Raleigh restaurateur reviving Michael Dean's concept under new name

Seafood restaurant to open in Cary as partners ‘divide and conquer’

aweigl@newsobserver.comDecember 14, 2012 

Raleigh restaurateur Dean Ogan, who got his start in the Triangle restaurant scene with the much-loved Michael Dean’s, is reviving his original restaurant concept under a new name.

Ogan, 44, is an owner of Rocky Top Hospitality restaurant group. Michael Dean’s, his seafood-focused restaurant, opened in North Raleigh in 1998 and closed in 2011.

Ogan plans to transform Rockwell’s, one of his company’s restaurants in Cary, into Dean’s Seafood & Oysters after the first of the year. At Dean’s, Ogan also will once again be in the kitchen cooking, which is how he got started in the restaurant business.

In other news, Ogan said he also plans to close Draft, a beer and burger restaurant in Glenwood South at the end of the year. Plus, he and his business partner, Jeff Schenk, plan to divide up the company’s properties to focus on their divergent brands.

Ogan will control Dean’s, Twisted Fork in North Raleigh, The Daily Planet Cafe at the N.C. Museum of Natural Sciences and the catering company and space called 1705 Prime off Millbrook Road.

Schenk will take over the two locations of Tribeca Tavern, a gourmet burger restaurant in Raleigh and Cary, and the Mash House, a brewery and restaurant in Fayetteville. Schenk, a beverage consultant, said his company will likely be called Tribeca Hospitality Group.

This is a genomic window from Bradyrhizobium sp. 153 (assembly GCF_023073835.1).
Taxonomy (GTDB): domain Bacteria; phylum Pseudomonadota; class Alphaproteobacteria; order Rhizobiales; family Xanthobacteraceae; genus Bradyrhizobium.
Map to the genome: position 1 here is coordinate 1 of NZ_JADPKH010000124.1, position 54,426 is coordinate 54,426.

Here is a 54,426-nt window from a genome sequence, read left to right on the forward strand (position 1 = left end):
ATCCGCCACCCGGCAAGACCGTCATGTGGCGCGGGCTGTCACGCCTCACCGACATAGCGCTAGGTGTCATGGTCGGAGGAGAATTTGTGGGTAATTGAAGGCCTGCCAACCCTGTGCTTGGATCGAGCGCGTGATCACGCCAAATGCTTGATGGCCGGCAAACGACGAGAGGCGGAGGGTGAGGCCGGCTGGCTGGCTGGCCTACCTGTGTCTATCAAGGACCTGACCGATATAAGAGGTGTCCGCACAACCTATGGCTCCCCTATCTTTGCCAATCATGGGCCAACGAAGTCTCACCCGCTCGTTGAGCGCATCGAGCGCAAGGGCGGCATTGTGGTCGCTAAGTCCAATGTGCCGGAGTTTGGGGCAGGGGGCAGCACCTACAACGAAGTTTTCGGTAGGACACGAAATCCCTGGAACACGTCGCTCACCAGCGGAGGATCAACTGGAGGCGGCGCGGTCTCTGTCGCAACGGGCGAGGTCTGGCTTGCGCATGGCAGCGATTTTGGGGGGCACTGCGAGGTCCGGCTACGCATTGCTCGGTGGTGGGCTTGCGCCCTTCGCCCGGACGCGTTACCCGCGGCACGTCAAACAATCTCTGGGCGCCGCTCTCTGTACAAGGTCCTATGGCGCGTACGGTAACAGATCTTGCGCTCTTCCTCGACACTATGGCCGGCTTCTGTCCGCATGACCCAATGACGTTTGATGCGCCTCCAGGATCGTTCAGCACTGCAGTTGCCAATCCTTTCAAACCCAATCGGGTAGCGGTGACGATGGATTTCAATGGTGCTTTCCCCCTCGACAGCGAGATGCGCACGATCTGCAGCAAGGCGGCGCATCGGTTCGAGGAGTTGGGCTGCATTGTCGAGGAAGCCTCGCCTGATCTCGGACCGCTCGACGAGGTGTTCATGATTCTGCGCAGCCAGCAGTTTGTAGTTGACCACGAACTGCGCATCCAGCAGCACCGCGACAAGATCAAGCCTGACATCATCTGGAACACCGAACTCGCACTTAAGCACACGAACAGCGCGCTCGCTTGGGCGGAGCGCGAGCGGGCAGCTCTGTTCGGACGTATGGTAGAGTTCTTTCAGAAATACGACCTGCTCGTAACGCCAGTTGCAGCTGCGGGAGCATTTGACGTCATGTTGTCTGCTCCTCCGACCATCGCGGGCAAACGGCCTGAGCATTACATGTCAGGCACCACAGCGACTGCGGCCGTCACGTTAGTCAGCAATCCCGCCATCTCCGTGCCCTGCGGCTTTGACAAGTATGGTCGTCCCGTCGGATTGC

This way Ogan can return to the kitchen, and Schenk can focus on the successful Tribeca Tavern brand.

“The right thing to do to maximize value for our teams was to divide and conquer,” Schenk said. “Dean and I are going to help each other every step of the way.”

About slimming his responsibilities and heading back into the kitchen, Ogan said, “I’m going to get back to having a little more fun.”

Located in the Preston Walk shopping center off N.W. Cary Parkway, Dean’s will serve between three and eight types of oysters and up to 10 types of fish that customers can choose to pair with one of more than a dozen sauces. The menu, which will change every Monday, will include a description of the flavor of each fish, where and how it was caught and even how to pronounce the name.

“Sometimes seafood can be intimidating,” said Ogan, who wants restaurant to be unpretentious and casual while offering well-prepared fresh seafood.

Ogan said Rockwell’s, which served American comfort food such as fried chicken and meatloaf, started well in that location but soon faced stiff competition from a number of restaurants opening in nearby Park West Village, such as Travinia Italian Kitchen and Ruckus Pizza and Pasta, plus a handful of fast casual eateries.

Draft’s closing on Jan. 1 coincides with the end of the company’s lease in that Glenwood South building, where Ogan once operated three restaurants alongside one another: Bogart’s, Hi5, which later became Draft, and Red Room.

The company plans use the last 12 days that Draft is in business to raise money for charities. Ten percent of the restaurant’s proceeds will be donated each night, starting Dec. 20 and culminating New Year’s Eve, to a designated charity from the Triangle Red Cross to the Southern Siberian Rescue Group. For details, go to goo.gl/DFzVE.

Weigl: 919-829-4848

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